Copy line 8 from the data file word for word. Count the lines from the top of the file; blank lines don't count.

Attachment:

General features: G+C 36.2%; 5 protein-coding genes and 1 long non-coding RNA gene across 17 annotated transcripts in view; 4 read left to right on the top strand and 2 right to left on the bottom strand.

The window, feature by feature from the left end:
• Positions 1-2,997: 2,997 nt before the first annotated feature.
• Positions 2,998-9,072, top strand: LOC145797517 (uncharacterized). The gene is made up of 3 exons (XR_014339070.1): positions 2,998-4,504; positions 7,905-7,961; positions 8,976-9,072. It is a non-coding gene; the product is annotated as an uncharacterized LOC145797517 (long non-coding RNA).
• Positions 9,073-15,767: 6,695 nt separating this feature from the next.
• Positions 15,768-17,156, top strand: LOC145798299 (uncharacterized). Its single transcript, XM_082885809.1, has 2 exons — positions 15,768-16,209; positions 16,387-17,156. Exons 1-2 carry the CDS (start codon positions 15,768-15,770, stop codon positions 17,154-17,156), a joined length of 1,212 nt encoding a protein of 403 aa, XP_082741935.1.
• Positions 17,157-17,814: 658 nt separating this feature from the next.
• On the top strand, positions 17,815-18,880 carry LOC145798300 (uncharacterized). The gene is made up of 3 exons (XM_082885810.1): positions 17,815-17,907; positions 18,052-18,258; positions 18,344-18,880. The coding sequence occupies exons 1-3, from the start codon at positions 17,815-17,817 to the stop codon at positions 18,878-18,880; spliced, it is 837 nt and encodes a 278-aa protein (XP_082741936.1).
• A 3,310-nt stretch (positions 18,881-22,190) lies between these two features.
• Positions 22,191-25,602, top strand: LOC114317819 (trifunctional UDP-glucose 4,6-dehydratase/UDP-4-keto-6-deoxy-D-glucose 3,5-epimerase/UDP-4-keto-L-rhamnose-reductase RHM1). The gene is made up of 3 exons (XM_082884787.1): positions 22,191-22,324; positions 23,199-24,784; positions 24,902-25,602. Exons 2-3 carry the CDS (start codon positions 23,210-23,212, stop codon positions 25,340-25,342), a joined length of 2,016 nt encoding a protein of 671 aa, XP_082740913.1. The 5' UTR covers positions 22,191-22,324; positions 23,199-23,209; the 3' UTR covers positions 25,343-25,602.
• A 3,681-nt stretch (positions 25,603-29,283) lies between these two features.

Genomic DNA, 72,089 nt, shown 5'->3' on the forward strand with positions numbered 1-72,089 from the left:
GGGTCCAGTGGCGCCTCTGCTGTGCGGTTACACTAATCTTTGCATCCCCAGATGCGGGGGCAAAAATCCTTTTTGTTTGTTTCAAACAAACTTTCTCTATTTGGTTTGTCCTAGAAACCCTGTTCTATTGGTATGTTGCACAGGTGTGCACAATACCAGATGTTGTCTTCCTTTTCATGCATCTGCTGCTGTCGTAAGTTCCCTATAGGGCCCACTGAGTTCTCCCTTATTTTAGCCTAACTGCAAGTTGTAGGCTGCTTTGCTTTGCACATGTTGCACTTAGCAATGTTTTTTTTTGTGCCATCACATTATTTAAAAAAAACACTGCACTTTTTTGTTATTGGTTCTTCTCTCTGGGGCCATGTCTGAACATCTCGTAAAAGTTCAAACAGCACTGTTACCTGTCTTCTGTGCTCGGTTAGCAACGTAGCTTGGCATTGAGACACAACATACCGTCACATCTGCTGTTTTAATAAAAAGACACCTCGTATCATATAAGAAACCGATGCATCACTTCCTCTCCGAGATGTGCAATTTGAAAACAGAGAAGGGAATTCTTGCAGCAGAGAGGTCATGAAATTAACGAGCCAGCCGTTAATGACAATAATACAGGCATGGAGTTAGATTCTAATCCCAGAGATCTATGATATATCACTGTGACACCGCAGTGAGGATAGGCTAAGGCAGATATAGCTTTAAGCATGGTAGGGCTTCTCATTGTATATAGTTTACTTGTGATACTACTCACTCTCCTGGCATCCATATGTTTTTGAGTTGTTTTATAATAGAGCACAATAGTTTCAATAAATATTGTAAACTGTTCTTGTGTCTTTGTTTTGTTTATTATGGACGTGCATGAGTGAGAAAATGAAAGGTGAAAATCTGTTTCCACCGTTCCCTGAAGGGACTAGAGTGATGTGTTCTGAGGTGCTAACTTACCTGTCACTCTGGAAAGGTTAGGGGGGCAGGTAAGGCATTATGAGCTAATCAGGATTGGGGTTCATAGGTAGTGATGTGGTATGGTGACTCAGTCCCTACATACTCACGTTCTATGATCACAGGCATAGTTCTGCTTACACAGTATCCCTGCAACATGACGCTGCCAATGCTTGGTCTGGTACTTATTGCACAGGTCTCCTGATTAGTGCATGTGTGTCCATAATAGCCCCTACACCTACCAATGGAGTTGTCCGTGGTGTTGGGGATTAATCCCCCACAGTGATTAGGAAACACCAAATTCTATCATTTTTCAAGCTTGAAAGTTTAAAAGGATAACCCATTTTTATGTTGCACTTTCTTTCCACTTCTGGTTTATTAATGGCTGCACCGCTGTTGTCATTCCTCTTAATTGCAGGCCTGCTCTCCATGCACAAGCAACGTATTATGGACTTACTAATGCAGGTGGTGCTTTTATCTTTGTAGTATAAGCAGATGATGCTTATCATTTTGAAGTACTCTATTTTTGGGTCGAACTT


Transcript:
• On the top strand, positions 17,815-18,880 carry LOC145798300 (uncharacterized). The gene is made up of 3 exons (XM_082885810.1): positions 17,815-17,907; positions 18,052-18,258; positions 18,344-18,880. The coding sequence occupies exons 1-3, from the start codon at positions 17,815-17,817 to the stop codon at positions 18,878-18,880; spliced, it is 837 nt and encodes a 278-aa protein (XP_082741936.1).